- Share this article on Facebook
- Share this article on Twitter
- Share this article on Email
- Show additional share options
- Share this article on Print
- Share this article on Comment
- Share this article on Whatsapp
- Share this article on Linkedin
- Share this article on Reddit
- Share this article on Pinit
- Share this article on Tumblr
Apple CEO Tim Cook dismissed media reports as “patently false” that the company turned “a blind eye” to worker mistreatment at factories run by its subcontractors in Asia an email sent to all employees.
Cook wrote, “We are defined by our values. Unfortunately some people are questioning Apple’s values today. … We care about every worker in our worldwide supply chain. … Any suggestion that we don’t care is patently false and offensive to us.”
The Apple chief was responding to reports in The New York Times and on NPR’s This American Life about unsafe conditions at factories owned by the Taiwanese company Foxconn that manufactured products for Apple. The New York Times detailed deadly explosions, excessive hours, and harsh conditions in Foxconn’s plants. The article’s blunt headline “Human Costs Are Built Into an iPad” struck at the heart of a company that has carefully cultivated a progressive and cool image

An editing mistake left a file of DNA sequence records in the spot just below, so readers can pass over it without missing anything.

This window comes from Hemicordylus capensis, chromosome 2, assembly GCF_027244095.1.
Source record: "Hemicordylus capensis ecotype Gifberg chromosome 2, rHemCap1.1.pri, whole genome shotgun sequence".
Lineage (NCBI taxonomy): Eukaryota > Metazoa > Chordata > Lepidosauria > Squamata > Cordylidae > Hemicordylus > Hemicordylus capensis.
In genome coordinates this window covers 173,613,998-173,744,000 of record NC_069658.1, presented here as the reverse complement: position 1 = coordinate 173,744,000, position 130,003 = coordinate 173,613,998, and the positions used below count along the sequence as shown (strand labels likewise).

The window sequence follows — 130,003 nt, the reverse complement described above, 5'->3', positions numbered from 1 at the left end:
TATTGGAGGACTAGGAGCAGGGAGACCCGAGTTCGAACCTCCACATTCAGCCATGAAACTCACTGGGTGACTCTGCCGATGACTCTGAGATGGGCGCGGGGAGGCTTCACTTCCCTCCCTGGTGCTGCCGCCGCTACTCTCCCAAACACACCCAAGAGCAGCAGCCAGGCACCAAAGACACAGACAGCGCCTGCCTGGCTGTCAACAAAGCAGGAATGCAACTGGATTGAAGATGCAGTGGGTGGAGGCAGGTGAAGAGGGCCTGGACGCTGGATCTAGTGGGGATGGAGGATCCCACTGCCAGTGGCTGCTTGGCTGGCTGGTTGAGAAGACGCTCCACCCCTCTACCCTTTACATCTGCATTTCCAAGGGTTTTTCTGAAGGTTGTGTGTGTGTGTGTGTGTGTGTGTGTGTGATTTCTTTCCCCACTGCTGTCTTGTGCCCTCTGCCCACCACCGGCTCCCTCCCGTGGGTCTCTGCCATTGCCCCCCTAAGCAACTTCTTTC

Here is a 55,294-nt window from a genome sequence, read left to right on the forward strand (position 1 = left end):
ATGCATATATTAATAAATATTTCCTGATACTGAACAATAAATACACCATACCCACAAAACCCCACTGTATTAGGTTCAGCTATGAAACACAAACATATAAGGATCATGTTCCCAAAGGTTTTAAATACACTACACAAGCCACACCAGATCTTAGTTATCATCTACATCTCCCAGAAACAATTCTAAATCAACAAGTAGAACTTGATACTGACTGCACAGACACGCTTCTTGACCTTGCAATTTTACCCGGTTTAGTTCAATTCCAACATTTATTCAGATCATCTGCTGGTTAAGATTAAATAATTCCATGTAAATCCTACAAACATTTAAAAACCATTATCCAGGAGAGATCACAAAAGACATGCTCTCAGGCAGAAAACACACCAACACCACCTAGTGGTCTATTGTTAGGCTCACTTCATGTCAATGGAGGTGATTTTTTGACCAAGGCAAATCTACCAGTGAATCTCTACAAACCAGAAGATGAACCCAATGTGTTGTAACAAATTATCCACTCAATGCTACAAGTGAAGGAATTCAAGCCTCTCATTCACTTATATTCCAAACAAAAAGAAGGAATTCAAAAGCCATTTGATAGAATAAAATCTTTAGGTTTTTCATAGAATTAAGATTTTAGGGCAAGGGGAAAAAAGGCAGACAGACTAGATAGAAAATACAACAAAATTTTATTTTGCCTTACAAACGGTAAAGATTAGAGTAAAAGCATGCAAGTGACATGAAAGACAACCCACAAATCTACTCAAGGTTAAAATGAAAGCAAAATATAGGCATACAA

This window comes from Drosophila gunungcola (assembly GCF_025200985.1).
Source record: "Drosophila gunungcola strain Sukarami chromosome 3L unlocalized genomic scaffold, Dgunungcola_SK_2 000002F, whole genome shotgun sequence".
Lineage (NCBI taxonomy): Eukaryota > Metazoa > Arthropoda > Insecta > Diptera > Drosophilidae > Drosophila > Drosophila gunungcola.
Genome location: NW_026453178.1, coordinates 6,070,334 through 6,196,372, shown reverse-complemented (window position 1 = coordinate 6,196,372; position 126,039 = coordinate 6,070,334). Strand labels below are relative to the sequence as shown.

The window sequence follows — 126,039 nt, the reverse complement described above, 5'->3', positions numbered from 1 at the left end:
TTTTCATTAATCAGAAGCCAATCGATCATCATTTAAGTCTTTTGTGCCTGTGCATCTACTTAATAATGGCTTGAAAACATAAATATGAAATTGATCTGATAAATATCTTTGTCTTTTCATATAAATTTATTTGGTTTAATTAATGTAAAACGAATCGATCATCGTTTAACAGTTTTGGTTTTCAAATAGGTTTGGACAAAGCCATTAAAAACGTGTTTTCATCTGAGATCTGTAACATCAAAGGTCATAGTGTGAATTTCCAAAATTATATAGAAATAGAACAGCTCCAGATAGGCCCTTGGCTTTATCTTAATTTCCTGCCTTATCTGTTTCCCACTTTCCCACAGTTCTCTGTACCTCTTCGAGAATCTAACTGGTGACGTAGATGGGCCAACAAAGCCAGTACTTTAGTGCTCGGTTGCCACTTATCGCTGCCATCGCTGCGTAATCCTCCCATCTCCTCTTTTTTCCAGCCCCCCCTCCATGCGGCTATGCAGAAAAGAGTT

On This American Life, correspondent Mike Daisey reviewing similar evidence asked, “In a company obsessed with the details, with the aluminum being milled just so, with the glass being fitted perfectly into the case, do you really think it’s credible that they don’t know?”
The New York Times story highlighted what some former Apple executives called the “unresolved tension” between a desire to improve factory conditions and the pursuit of cheaper products delivered faster. As one unnamed former executive said, “We’ve known about labor abuses in some factories for four years, and they’re still going on. Why? Because the system works for us.”
The story went viral, getting wide pick up on both computer-oriented and political blogs and mainstream news outlets, forcing Apple to respond to the allegations.
Cook did not directly acknowledge the claims about worker abuse but tried to counter the negative publicity by looking forward, touting Apple’s recent decision to allow independent evaluations of factories in their supply chain by the Fair Labor Association. “We are focused on educating workers about their rights, so they are empowered to speak up when they see unsafe conditions or unfair treatment,” he added in his email.
Cook ended his note by pledging, “What we will not do — and never have done — is stand still or turn a blind eye to problems in our supply chain.”
Sign up for THR news straight to your inbox every day